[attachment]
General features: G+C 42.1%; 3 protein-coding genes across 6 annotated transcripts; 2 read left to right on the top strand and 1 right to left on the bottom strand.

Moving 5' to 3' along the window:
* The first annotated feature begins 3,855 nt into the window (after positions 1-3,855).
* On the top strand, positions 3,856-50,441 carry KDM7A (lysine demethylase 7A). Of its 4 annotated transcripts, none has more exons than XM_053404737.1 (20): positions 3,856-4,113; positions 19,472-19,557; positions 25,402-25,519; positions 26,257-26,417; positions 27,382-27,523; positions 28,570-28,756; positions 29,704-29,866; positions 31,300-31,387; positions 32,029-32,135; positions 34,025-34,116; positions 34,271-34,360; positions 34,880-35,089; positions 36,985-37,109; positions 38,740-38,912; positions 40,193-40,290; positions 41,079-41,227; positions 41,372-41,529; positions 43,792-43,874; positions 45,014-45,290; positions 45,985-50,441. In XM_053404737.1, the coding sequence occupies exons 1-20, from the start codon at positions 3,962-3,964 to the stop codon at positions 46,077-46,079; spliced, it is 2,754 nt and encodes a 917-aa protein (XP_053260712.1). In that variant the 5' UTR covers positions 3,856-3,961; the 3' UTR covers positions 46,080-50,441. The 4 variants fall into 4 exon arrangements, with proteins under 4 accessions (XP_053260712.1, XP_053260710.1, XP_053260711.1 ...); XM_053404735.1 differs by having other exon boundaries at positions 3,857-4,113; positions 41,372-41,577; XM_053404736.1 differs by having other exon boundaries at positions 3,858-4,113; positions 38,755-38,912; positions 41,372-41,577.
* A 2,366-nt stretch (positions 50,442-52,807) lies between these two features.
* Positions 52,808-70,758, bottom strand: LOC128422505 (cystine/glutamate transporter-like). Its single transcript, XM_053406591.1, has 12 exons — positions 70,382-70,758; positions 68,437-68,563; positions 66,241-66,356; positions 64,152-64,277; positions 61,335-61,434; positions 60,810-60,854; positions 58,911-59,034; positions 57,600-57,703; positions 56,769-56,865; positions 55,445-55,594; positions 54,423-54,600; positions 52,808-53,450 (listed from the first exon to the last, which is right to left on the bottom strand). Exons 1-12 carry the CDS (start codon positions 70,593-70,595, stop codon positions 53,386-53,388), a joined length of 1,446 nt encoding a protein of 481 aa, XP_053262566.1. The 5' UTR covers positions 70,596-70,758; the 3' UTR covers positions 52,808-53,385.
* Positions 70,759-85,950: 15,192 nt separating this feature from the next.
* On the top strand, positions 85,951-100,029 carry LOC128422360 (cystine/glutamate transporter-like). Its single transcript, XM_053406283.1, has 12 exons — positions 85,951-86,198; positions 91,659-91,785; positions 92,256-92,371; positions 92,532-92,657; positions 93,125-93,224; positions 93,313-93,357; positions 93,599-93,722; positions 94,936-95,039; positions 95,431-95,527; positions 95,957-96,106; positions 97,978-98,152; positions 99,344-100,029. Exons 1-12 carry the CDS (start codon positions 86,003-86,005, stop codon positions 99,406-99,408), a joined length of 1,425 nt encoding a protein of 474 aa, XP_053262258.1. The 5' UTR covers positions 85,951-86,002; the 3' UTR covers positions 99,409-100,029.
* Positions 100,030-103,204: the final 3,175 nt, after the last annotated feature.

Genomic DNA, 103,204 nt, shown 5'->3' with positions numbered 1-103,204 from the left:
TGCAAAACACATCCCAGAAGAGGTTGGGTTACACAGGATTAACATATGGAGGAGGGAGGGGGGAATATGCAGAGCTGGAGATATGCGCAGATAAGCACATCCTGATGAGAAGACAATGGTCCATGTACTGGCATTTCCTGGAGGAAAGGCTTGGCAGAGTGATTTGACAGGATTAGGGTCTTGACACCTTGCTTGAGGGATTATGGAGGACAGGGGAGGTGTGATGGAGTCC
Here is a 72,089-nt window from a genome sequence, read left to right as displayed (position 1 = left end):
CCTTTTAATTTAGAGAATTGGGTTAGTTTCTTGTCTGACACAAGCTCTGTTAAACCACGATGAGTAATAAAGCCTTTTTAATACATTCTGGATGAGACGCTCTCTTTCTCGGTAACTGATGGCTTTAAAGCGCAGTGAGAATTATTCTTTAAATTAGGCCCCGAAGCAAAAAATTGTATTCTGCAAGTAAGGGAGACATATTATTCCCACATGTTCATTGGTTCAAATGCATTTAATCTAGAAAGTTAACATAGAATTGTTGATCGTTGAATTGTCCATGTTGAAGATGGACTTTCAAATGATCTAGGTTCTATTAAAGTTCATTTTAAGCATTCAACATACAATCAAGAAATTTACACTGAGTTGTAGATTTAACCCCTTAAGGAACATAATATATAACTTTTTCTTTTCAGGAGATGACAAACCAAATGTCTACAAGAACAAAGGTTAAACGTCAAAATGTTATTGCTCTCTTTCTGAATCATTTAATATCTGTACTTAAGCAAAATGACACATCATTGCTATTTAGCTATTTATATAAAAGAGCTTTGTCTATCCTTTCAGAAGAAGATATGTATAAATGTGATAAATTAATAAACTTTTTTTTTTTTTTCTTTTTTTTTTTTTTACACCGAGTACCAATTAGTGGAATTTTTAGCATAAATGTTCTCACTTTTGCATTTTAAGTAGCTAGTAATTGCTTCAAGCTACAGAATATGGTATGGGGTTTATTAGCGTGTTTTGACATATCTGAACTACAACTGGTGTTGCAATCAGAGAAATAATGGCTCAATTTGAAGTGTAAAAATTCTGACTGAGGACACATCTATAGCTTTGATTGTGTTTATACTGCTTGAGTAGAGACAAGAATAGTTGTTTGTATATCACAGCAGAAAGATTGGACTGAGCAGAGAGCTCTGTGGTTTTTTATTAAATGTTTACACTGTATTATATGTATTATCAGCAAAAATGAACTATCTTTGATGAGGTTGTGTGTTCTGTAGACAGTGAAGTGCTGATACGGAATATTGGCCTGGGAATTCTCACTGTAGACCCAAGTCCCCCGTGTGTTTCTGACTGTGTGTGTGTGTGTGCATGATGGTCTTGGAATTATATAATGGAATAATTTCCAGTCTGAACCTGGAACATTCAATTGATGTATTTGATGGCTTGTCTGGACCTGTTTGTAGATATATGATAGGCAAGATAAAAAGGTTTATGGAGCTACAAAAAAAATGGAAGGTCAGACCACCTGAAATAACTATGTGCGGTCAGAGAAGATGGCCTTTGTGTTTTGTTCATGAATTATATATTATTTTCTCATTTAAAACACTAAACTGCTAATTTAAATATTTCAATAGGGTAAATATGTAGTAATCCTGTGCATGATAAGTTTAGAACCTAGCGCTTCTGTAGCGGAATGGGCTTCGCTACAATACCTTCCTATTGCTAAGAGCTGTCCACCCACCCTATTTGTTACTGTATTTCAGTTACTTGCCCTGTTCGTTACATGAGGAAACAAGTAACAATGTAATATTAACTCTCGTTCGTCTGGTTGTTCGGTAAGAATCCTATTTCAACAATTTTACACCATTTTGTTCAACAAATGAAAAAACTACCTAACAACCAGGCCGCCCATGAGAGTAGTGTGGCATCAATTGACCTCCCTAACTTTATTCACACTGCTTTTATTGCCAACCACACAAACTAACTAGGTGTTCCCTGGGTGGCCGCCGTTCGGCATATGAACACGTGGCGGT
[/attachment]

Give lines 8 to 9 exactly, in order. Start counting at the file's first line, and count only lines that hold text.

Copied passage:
* On the top strand, positions 85,951-100,029 carry LOC128422360 (cystine/glutamate transporter-like). Its single transcript, XM_053406283.1, has 12 exons — positions 85,951-86,198; positions 91,659-91,785; positions 92,256-92,371; positions 92,532-92,657; positions 93,125-93,224; positions 93,313-93,357; positions 93,599-93,722; positions 94,936-95,039; positions 95,431-95,527; positions 95,957-96,106; positions 97,978-98,152; positions 99,344-100,029. Exons 1-12 carry the CDS (start codon positions 86,003-86,005, stop codon positions 99,406-99,408), a joined length of 1,425 nt encoding a protein of 474 aa, XP_053262258.1. The 5' UTR covers positions 85,951-86,002; the 3' UTR covers positions 99,409-100,029.
* Positions 100,030-103,204: the final 3,175 nt, after the last annotated feature.